Part 1 of a two-part series: Simple communications may prevent asset depletion

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“Asset leakage from defined contribution (DC) plans and the retirement security of Americans is a growing issue, and one I believe can be addressed by improved, simple, concise communications to participants outlining their options post-employment.”

This was the key message in Jennifer Flodin’s testimony[1] on Lifetime Plan Participation before the ERISA Advisory Council in Washington on August 19.  Ms. Flodin is DC Practice Leader and Senior Consultant at Plan Sponsor Advisors, a division of Pavilion Advisory Group Inc. which advises on close to $30 billion in DC assets.

The problem, Ms. Flodin revealed, is that one in three employees cashes out his/her defined contribution balance post-employment and prior to age 59 ½[2].  Almost a quarter of those cashing out are under the age of 30, a growing segment of the population that is expected to experience multiple job changes over their careers.  Forty-five percent of 401(k) participants who leave their job take a distribution of their balance[3].

Ms. Flodin reviewed samples of post-employment, participant communications to determine whether their form and content could potentially influence participant behavior.  She found that, more often than not, many plan sponsors were simply forwarding record keeper information, rather than creating customized messaging that outlined participant options, including the benefits of retaining their balances within the plan.

Here is a summary of her observations:

  • Communication length ranges from a simple one pager to a 14-page brochure.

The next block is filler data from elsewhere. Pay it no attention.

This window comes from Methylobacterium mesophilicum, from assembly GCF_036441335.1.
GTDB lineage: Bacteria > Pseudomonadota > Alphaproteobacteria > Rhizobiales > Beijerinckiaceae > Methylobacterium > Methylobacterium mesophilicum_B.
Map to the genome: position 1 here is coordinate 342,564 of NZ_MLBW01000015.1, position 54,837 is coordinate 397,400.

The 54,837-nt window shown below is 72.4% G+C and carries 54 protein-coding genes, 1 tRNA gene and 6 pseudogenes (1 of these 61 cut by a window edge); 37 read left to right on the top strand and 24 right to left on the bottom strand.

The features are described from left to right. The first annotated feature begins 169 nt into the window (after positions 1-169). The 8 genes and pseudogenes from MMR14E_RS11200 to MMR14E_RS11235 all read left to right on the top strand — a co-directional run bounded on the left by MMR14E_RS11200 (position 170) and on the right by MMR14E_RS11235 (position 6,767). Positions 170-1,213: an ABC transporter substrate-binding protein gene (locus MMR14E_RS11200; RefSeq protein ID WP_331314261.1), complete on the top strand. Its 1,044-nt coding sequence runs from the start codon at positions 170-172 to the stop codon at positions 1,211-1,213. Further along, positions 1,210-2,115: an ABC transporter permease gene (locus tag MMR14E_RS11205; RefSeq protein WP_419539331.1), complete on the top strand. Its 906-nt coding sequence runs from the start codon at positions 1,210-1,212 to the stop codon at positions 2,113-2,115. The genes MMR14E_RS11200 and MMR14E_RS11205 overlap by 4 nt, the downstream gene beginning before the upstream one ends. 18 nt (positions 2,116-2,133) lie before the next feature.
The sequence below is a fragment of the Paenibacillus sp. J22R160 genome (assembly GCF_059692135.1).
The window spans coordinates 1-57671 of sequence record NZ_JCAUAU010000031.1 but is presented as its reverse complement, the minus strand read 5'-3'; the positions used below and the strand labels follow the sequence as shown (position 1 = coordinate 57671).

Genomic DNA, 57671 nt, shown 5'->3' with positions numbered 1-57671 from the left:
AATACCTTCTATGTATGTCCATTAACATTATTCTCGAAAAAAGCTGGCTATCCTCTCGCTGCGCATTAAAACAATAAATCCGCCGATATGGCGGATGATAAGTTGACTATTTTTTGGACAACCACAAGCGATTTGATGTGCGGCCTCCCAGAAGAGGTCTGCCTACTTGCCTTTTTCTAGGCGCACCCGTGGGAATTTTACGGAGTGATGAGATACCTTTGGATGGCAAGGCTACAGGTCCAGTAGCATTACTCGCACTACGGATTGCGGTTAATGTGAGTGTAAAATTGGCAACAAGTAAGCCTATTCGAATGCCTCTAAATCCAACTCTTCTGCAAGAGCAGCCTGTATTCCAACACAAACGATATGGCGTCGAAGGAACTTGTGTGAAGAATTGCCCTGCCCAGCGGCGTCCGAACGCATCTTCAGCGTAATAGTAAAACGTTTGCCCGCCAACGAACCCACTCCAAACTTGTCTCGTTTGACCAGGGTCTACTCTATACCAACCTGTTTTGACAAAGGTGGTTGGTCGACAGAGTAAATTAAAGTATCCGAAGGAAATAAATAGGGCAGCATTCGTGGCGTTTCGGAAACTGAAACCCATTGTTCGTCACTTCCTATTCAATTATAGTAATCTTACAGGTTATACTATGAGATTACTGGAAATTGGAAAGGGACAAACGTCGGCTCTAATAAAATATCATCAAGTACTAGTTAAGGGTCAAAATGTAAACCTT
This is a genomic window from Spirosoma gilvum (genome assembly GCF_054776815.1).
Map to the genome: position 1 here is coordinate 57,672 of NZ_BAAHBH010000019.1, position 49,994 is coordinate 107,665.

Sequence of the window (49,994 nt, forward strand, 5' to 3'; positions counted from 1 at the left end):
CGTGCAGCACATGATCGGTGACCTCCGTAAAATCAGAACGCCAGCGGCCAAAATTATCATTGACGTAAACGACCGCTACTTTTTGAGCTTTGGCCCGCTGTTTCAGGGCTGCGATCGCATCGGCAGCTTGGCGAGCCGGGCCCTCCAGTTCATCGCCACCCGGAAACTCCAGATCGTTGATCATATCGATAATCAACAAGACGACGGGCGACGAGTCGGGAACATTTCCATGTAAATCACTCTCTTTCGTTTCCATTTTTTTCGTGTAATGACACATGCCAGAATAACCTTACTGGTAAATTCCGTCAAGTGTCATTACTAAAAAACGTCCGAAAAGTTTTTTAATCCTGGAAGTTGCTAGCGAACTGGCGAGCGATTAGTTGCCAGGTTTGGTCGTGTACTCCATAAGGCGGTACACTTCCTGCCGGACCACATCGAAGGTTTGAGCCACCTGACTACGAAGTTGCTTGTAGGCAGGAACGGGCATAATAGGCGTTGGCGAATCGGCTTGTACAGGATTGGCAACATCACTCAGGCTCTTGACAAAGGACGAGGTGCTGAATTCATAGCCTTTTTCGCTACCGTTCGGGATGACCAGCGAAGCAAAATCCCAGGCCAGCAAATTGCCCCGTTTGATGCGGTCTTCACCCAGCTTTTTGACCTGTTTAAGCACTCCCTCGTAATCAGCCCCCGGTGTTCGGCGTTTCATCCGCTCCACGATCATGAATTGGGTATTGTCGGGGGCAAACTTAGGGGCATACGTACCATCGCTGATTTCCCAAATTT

• The phraseology of how the communications refer to the participant no longer working at the company is interesting. It ranges from “you are no longer an active participant” to “a job transition can be overwhelming”, to “now that you are eligible for a full distribution”.
  • The ordering and positioning of the options available to the participant are varied, although most often the first option listed is either to leave the money in the plan or to roll money out of the plan.
  • Some of the notices offer sample calculations demonstrating the impact of taxes and penalties for those under age 59 ½ that are taking a distribution.
  • Very few of the communications are personalized. Most simply delineate by those that have balances above or below the plan’s cash-out threshold of $1,000 or $5,000.
  • One provider shows a calculation, for someone under 59 ½ years old, of a hypothetical cash-out distribution of $50,000 and the net amount after taxes and penalties.
  • None of the communications reference the potential benefit of ongoing fiduciary oversight to monitor investments and fees if the balance is left in the plan, or the potential for reduced investment expenses.

In part II of this subject, Ms. Flodin looks at what’s working and not working in preventing asset leakage from DC plans, and provides recommendations to improve the processes and communications that many plans follow. Click here to read part II.

Read Ms. Flodin’s full testimony on Lifetime Plan Participation to the ERISA Advisory Council here.


[1] Ms. Flodin’s remarks to the ERISA Advisory Council are her own, and do not necessarily reflect the views of Pavilion Advisory Group Inc. nor any of its employees, officers or directors nor any company affiliated with Pavilion Advisory Group Inc. or their employees, officers or directors.

[2] Fidelity Viewpoints, Beware of Cashing Out Your 401(k), April 2015

[3] Boston Research Group, Eliminating Friction and Leaks in America’s Defined Contribution System, April 2013